The first chart shows the prices of Republican and Democratic contracts since the contract started trading in June 2006 and we can see that apart from some glitches in May this year, there seems to have been a consistent lead for the Democrats, with some evidence of an increasing divergence since mid-September, after the collapse of Lehman Brothers. I do not have data on previous elections to hand but the consistency in the lead for the Democrats is interesting but so perhaps is the relatively small difference projected in the share of the popular vote. The spread of prices on the close Monday 3rd November data was 53.4-54.1 cents for the Democrats and 46.1-47.0 cents for the Republicans, which seems to have turned out to be reasonably accurate.
The second market is a simple horse race bet on which party will win the greater share of the popular vote with the all the pot distributed to those betting on the winner. In this case, the winner-take-all future is bought on either of the two parties at a discount to $1 with the sum of the prices equal to one dollar. The payoff on the contract, to those holding a future on the winning party, is paid for by the losses of those holding contracts in the losing party. Again the liquidation prices will be set by the report of the election in this Friday’s New York Times. So let us suppose that there was a 50:50 chance ex ante of either party winning the major share of the vote, this would be reflected in an equal amount of money being placed on either possibility and the prices of the two futures would trade at 50 cents. If this market felt that the Democrats became more likely to win, the price of the Democrat future would rise and that of the Republican future would fall. And in this case, as the Democrats have received the majority share of the vote anyone holding a contract for the Democrats, for which the price on Monday 3rd November close was 90.3 cents, will be paid $1 and anyone holding a Republican contract for which the price on Monday was just under 10c will get nothing and lose their stake.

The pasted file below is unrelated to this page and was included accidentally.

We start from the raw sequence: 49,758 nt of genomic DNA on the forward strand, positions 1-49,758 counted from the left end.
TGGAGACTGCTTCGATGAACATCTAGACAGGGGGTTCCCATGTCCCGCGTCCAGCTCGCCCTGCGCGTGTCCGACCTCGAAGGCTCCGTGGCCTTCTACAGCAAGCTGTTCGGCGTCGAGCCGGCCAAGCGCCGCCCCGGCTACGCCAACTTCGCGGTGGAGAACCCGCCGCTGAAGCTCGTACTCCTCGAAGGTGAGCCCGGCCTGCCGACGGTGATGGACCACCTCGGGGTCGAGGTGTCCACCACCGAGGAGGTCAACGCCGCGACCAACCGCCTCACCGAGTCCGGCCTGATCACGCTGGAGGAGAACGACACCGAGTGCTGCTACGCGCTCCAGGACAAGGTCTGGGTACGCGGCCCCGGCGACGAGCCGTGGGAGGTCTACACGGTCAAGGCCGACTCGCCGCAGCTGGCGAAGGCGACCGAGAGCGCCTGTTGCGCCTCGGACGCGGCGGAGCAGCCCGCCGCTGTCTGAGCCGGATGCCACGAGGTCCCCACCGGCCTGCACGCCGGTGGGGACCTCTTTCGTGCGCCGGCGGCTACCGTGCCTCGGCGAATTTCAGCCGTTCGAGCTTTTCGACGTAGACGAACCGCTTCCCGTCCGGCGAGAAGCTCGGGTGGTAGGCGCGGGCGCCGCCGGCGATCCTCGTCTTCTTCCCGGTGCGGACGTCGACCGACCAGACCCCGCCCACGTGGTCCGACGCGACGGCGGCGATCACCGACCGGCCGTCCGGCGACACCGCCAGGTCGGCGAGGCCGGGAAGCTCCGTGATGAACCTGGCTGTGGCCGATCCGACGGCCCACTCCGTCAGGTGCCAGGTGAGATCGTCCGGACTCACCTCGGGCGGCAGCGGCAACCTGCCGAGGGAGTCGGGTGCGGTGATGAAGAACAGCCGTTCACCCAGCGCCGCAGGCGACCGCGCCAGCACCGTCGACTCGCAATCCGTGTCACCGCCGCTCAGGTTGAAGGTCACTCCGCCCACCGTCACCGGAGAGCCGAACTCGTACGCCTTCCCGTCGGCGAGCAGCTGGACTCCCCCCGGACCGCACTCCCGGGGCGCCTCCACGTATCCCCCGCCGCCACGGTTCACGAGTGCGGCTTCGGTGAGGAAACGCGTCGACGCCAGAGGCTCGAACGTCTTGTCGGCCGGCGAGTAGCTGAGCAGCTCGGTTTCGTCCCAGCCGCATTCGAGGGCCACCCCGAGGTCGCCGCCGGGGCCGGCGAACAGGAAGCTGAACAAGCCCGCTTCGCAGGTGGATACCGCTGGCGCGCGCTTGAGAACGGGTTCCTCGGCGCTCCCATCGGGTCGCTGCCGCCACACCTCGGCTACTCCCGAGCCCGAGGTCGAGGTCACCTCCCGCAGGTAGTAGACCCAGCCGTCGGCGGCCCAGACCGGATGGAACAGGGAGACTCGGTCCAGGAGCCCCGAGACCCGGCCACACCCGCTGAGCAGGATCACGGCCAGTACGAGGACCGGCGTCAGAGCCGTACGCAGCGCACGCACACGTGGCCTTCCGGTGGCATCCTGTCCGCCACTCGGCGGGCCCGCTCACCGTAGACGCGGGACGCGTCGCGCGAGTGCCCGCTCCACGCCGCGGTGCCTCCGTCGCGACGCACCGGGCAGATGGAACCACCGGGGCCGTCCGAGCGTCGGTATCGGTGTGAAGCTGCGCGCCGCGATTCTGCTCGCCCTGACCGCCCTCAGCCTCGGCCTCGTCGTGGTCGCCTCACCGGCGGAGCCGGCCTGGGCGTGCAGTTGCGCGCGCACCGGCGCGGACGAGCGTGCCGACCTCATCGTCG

The second chart shows a similar picture to the first, in terms of a consistent lead for the Democrats but also suggests that after the re-emergence of financial turmoil in September betting on the blue corner took a hold. With prices of the futures going from 53c on September 12th to over 90 cents by Monday morning, representing a 70% return in under seven weeks. Clearly Democratic Party Futures were the hedge against stock market turmoil. The prediction markets do seem to tell us that the Democrats were the most likely winners all along but it was perhaps only after the further bout of financial turmoil in September that this became very likely.